If you are holding or applying for patents granted by the European Patent Office (EPO), you should ensure that you are well informed about a major change to European patent law that is now at an advanced stage of preparation. The anticipated introduction of the Unitary Patent is expected to offer opportunities to reduce costs, extend territorial scope of protection, speed up litigation and increase legal certainty across Europe.
A Unitary Patent will be a single patent covering all participating European countries. It will be possible to obtain a Unitary Patent based on any European Patent granted by the EPO after the agreement comes into effect. It will still be possible to secure patent protection by the traditional validation route for those countries not participating in the Unitary Patent, or, for participating countries, as an alternative to the Unitary Patent.
The second big change for which preparations are being made is the establishment of a new patent court, the Unified Patent Court (UPC). Litigation involving a Unitary Patent will be subject to the sole jurisdiction of the UPC. The UPC will also have non-exclusive jurisdiction for all national validations of European Patents for the participating countries, including European Patents granted before the agreement comes into effect, unless the rights holder(s) proactively 'opt out' of the UPC.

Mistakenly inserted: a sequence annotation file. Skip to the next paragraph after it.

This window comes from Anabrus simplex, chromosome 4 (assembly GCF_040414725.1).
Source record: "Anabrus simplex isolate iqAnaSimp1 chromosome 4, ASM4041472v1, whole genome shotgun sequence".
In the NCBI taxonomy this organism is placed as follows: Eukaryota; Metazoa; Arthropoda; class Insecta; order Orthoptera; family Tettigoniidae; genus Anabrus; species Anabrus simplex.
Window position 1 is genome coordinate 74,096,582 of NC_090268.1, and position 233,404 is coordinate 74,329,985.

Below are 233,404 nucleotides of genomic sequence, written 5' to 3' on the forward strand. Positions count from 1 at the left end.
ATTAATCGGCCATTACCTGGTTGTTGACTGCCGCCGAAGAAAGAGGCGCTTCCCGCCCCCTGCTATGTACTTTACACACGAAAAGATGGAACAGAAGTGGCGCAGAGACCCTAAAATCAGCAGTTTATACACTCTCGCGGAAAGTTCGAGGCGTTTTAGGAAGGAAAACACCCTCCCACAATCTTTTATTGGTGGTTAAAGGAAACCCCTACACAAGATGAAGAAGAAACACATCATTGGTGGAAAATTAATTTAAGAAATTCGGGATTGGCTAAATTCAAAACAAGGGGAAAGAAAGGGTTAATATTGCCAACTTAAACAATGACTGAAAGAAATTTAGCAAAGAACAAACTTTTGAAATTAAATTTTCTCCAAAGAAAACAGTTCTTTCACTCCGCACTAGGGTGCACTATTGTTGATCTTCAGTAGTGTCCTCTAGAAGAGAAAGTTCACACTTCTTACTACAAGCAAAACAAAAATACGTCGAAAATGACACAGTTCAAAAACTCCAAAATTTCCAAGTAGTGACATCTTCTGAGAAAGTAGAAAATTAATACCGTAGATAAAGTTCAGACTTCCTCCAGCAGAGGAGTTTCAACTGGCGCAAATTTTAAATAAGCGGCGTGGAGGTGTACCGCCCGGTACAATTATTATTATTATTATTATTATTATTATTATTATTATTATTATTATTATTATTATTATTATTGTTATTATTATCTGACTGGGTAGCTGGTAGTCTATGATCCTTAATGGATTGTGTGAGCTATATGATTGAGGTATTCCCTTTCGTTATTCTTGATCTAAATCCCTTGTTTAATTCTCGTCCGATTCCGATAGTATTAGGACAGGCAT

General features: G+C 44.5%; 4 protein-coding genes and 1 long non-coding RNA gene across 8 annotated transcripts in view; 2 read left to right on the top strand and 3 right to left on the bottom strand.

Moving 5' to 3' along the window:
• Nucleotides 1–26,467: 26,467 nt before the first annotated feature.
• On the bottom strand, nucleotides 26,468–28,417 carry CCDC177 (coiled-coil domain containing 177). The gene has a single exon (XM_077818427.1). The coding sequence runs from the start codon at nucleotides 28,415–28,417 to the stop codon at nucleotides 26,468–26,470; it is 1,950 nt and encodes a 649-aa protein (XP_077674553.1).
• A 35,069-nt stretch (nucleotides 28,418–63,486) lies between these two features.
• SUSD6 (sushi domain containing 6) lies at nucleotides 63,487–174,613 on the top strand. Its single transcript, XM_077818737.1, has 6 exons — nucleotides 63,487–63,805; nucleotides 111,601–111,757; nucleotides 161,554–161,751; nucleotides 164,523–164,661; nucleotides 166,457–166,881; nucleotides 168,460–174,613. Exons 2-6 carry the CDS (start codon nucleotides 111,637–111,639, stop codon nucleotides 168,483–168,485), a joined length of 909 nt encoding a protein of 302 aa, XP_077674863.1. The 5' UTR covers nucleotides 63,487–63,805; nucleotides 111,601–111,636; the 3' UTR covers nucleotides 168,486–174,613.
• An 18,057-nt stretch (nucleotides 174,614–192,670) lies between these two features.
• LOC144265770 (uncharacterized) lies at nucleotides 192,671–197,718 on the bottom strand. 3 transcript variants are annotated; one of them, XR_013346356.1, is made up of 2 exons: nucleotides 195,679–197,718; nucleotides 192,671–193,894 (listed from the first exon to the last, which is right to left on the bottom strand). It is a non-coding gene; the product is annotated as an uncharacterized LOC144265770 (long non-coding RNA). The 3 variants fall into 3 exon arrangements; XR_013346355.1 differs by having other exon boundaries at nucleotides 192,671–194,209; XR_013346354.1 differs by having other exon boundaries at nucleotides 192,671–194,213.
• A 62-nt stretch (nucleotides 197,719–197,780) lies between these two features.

The introduction of the Unitary Patent and the Unified Patent Court will affect all holders of existing European Patents. It will also affect applicants for European patents that have not yet been granted. All European Patent holders and applicants will need to consider how to take advantage of the opportunities and protect themselves against the threats arising from these changes.
Despite the UK's referendum vote on 23 June 2016 in favour of leaving the European Union (EU), the UK government has announced its intention to ratify the UPC agreement. Following ratification by the UK, it would only be necessary for Germany to ratify the UPC agreement for the Unitary Patent and the Unified Patent Court to come into effect, which may happen later in 2018.
For more information please contact Martin Jackson